I found another wonderful item at Hathi Trust Digital Library–a book published in 1866 written by an English adventurer named William Stamer. There are two chapters that describe the author’s enlistment in the French Foreign Legion that I thought would be interesting (and amusing) enough to post here.
Stamer was quite a character. He has a Mark Twain sense of humor and writes a bit self-deprecatingly–as a merry innocent baffled by the stupidity that surrounds him where ever he goes. In narrating his wanderings, Stamer uses the name Mark Tapley Jr. (a Dickens character). He had a strict upbringing in England with plenty of corporal punishment but also plenty of education to include French and German between his rebellious sessions. Eventually he takes to his own and sails to Boston where he is employed as a sailor on a whaler plying the waters of the West Indies. He has plenty of adventures on the ship but this eventually sours and he returns to England where he seeks a reinstatement of his former commission as an officer in a British regiment to fight in the Crimean War.
Dismayed by failing to get his desired commission due to red tape he heads to France to see if he can join a French regiment fighting the same war. Assuming that any fighting force in their right mind would take him with no questions, he makes an appointment with a French general and promptly asks to enlist in the Chasseurs D’Afrique. The flabbergasted French officer, who thought Stamer was an officer of rank paying a gentlemanly visit, directs him to enlist in the only regiment that will accept foreigners–the Foreign Legion but also warns him that he would be joining a “legion of devils” and it would be difficult to get out of that corps.
Making his way to Marseilles, Stamer/Tapley finds the local military command and promptly joins the Foreign Legion’s 2nd Regiment. What is interesting about his account is how similar it all sounds to memoirs written 100 years later about serving in the Foreign Legion: the attempt by the general to talk him out of joining; the incredulity of his fellow legionnaires as to why a man of means would join their scurvy outfit; the first days spent with other shady characters of various nationalities in the depot; buying drinks for his “new friends”; the arrival to the Regiment and discovering what a bunch of real scallywags his comrades are; hiring a more destitute legionnaire to keep his kit shiny and do his daily chores; and the realization that the next c0uple of years will be really, really bad.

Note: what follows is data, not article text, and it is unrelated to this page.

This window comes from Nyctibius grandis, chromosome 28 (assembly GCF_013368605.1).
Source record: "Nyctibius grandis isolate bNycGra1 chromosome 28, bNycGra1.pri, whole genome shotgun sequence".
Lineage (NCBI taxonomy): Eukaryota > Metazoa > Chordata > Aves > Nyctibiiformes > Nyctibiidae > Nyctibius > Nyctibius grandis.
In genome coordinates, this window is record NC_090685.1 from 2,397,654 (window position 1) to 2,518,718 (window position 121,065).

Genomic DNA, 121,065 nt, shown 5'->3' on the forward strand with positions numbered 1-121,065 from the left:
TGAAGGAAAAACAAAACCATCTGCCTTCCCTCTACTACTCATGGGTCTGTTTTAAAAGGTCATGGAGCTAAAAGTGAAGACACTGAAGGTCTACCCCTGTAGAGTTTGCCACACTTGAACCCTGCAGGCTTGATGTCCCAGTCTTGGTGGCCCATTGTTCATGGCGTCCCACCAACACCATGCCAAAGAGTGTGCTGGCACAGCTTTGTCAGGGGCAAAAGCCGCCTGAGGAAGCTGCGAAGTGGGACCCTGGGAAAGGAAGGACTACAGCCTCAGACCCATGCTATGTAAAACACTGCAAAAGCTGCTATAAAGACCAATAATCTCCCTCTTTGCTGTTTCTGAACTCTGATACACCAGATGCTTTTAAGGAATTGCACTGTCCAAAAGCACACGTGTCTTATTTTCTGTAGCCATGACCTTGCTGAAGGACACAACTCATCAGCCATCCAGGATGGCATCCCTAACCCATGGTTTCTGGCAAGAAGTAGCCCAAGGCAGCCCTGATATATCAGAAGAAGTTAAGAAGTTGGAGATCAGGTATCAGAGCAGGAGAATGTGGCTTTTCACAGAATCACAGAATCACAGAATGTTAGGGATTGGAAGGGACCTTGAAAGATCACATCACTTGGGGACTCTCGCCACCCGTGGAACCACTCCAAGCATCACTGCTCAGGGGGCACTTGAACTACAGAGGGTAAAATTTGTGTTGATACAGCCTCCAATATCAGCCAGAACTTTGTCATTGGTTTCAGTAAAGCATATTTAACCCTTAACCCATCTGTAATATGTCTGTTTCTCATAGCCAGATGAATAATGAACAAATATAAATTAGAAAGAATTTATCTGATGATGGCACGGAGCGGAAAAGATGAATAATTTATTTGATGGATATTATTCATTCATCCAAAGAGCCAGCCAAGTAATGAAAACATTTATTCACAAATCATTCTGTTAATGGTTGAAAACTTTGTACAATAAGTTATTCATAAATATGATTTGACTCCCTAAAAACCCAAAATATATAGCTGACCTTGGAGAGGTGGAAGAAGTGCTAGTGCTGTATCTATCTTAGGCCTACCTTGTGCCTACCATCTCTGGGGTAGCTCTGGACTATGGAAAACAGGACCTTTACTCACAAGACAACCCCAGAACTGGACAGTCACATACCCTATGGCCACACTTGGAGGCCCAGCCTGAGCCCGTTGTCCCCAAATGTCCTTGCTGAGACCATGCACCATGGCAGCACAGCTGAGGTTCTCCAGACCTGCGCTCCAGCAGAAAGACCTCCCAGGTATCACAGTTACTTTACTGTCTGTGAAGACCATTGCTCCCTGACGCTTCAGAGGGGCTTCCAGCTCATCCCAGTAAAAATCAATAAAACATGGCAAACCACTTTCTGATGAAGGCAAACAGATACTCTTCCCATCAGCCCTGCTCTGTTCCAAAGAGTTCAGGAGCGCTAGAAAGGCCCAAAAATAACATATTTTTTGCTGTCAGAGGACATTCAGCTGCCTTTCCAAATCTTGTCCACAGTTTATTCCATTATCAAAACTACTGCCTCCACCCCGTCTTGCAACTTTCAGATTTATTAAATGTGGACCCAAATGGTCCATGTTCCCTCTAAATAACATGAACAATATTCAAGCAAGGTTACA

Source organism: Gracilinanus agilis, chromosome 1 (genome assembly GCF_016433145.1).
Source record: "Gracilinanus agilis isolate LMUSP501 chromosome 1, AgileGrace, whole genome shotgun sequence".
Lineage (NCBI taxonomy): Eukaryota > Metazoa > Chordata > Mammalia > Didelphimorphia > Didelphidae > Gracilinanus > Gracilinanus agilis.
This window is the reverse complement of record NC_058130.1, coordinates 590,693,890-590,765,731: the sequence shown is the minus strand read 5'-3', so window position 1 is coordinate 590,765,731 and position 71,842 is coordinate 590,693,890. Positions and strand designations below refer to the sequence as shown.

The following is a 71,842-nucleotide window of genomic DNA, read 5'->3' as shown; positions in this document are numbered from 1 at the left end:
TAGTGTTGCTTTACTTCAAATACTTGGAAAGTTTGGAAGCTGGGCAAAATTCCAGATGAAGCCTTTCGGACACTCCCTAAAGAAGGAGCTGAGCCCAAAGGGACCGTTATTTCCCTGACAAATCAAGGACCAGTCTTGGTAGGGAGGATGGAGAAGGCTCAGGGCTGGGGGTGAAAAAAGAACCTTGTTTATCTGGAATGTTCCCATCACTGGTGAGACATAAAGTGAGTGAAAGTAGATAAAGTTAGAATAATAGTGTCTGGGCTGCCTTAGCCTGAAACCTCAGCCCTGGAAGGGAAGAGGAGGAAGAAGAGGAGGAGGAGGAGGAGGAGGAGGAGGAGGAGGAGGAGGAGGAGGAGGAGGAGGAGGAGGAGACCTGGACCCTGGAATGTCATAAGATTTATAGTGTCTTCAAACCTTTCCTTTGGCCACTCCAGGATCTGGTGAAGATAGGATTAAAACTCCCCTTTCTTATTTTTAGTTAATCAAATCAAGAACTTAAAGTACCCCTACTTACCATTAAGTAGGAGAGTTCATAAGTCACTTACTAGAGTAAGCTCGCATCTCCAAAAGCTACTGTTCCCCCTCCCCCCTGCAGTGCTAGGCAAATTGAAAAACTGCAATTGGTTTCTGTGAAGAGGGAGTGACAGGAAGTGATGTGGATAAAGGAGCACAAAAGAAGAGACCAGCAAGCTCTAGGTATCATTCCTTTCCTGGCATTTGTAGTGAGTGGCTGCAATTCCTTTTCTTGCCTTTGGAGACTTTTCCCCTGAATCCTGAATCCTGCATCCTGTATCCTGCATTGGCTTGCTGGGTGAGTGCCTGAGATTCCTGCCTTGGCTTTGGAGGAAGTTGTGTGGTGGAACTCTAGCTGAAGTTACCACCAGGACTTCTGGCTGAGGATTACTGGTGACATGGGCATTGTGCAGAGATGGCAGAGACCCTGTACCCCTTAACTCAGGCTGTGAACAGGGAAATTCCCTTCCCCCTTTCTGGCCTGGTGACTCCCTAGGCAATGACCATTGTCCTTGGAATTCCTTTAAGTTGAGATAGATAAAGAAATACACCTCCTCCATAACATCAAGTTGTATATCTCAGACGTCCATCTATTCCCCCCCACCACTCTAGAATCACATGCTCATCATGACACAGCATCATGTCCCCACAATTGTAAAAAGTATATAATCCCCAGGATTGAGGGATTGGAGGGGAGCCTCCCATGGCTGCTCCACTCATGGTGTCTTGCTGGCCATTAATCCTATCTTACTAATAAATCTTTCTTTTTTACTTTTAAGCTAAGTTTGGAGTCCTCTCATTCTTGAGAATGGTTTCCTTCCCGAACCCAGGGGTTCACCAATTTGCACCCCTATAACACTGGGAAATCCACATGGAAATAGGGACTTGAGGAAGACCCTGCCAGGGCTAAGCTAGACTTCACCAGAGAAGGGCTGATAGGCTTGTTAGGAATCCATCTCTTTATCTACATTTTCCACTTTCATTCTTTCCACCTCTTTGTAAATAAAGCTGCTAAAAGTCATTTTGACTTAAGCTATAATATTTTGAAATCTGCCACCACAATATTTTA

In Samer’s case he doesn’t last long in the Legion. While in Corsica, (where the Legion was stationed at this time) he saw the first batches of wounded legionnaires returning from fighting in the Crimea. Knowing that the Legion is always in the thick of fighting he may have had second thoughts of going off to fight for France. He finally gets some leave and finishes his service in the Legion. At this time soldiers were allowed to pay a substitute to finish their enlistment commitment and this his how Stamer/Tapley leaves the Foreign Legion. Stamer doesn’t use many dates in his memoir but I’m guessing the time frame for his Legion service was 1855 or 1856.
The entire book is available to read only online at Hathi but I extracted the pertinent chapters of his time in the Foreign Legion into a .pdf below. I only read up to chapter 6 but if I have time I might finish this book just to see where this odd character winds up. Also, of note–this is only Volume I of his recollections of a life of adventure.